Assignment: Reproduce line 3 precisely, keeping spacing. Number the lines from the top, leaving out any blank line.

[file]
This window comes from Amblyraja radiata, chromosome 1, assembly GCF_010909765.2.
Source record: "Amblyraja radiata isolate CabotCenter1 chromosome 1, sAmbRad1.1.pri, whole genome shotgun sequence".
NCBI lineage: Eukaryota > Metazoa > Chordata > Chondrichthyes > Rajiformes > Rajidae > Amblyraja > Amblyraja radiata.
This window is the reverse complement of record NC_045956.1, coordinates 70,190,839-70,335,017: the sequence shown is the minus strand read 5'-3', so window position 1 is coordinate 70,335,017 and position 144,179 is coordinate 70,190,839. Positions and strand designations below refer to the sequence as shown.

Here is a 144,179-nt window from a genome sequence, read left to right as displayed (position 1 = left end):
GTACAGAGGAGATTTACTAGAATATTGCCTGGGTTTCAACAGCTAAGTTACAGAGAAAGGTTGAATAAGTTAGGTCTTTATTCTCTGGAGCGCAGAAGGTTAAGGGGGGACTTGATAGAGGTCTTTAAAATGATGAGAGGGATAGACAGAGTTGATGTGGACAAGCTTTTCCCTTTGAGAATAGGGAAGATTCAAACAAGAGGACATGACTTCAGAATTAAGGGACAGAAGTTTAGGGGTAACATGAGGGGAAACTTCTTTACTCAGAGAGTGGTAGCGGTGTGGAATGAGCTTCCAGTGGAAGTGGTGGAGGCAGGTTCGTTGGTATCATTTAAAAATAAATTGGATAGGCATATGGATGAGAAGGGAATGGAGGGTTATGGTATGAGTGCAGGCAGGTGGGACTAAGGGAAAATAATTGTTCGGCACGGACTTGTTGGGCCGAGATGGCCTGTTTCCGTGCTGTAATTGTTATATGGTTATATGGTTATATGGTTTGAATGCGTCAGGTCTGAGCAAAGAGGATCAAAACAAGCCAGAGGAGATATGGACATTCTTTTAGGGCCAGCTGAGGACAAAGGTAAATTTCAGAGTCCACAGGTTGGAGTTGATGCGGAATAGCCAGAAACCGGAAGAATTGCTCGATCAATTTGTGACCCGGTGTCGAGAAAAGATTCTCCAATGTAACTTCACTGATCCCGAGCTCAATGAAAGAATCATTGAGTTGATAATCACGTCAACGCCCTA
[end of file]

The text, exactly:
NCBI lineage: Eukaryota > Metazoa > Chordata > Chondrichthyes > Rajiformes > Rajidae > Amblyraja > Amblyraja radiata.